This past Tuesday and Thursday’s monologue filming had a strong focus on the super objective, and everyone advanced in leaps and bounds in that area. That is key. If you’re in those classes and are still feeling frustrated, we’ve talked and you know where you have to go. As you said, you have to bear down, and that *^^%ing ego has got to go. It will come.

From the last round of monologues I’m sharing a video from Paul and Josh’s work. Both gave us good scenes, but aside from that they are illustrative of specific positive traits.

Josh, in the first scene, came to Actorium not for acting, but to overcome anxiety. He’s coming from a place of extreme shyness: I don’t know what other word to use – withdrawn? something like that. Because he’s been so shy, he could never push it just to ‘act’ or to make something happen. He actually physically couldn’t do it – his body wouldn’t allow him. From time to time, working partners could get frustrated, wanting more from him or something else. But it’s been worth the wait, and as he advances, his shyness is manifesting positively, as it is linked to a core of truthfulness in his work, and we are starting to see the external results. In scene study, he stays in this truthful place – he’s so accustomed to living there on his own. In his work, when he steps forward, it’s natural for him to stay with his truth – he doesn’t stray from it.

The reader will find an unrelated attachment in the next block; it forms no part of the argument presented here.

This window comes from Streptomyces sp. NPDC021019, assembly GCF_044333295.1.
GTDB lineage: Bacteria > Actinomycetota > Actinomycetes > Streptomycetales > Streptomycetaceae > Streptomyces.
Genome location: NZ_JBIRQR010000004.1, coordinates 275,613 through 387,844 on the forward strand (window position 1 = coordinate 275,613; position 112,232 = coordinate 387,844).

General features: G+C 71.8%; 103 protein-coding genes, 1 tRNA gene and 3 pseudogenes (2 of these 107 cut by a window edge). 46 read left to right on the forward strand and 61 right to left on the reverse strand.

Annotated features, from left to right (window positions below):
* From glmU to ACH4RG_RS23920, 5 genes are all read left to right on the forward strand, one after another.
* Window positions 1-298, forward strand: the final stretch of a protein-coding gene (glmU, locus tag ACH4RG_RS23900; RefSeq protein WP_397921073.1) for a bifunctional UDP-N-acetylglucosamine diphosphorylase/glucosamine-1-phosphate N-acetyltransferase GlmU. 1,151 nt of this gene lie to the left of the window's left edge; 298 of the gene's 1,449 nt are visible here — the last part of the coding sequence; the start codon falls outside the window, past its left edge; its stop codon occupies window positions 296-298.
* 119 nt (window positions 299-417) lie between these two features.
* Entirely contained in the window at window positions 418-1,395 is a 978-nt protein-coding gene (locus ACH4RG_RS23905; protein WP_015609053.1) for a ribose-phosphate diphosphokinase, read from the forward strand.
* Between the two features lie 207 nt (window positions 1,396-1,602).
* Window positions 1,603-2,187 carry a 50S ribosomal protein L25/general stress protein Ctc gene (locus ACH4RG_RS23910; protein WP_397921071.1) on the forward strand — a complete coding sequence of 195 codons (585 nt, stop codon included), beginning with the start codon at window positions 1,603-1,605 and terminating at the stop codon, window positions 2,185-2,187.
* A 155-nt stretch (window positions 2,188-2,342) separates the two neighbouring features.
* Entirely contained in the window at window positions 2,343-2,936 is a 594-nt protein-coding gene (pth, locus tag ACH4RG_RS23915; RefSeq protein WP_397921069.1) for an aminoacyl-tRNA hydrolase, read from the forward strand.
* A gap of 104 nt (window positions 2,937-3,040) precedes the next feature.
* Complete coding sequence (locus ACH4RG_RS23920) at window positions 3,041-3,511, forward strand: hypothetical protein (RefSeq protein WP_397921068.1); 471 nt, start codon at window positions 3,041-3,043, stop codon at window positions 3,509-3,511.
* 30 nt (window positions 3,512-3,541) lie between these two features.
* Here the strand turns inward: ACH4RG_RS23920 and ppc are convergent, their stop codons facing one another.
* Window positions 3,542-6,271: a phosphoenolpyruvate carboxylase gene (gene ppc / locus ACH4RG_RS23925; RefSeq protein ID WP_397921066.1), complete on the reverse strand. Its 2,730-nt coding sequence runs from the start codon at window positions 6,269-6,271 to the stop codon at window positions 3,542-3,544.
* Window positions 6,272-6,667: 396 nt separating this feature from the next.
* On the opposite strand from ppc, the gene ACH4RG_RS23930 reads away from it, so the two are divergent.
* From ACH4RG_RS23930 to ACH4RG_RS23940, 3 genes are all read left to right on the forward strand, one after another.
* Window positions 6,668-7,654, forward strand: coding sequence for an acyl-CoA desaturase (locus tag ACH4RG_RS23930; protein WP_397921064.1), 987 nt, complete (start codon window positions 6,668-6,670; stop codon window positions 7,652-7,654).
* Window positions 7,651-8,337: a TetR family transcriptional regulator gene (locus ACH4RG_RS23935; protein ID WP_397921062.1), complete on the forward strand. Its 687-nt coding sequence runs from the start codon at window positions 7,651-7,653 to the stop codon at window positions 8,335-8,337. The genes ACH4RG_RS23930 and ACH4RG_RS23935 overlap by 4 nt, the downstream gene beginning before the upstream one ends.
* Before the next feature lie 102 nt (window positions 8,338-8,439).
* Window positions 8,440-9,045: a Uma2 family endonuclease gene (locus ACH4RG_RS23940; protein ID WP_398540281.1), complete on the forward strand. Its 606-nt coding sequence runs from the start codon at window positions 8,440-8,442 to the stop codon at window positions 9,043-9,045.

In the second monologue, Paul’s monologue we see risk-taking, both internal, and external. Paul didn’t want to do this role at first. The character is someone who is on the brink of disaster and is hanging on for all it’s worth. Paul told he just didn’t want to go “there” – and he knew the challenge wasn’t to show what a loser looks like, but to find that loser in himself and expose and live in it.

But he gave that to us, and, taking this risk is a great working habit to practice. A lot of actors will play a ‘loser’ and be fine with it because they will not actually touch that hidden part of themselves that feels exposed as less than capable. Or, another example, if an actor plays an angry person, but never touches that ‘ugly part’ part in themselves, and they move into the realm of caricature. The hell place of acting. : )

I read Phillip Seymour Hoffman talking about the risks in playing a role. Safe choices *are* safe, and with bigger choices you run the risk of failing big. I feel like Paul is stepping into those risky places. He’s taking those bigger steps. What keeps him from “failing big” is, just like Phillip Seymour Hoffman, he is personally exposed in the role, so it stays real.

I attached a longer version of Josh and Paul’s work. Here you go. Let’s support and inspire each other on this path.

– Michelle Meyrink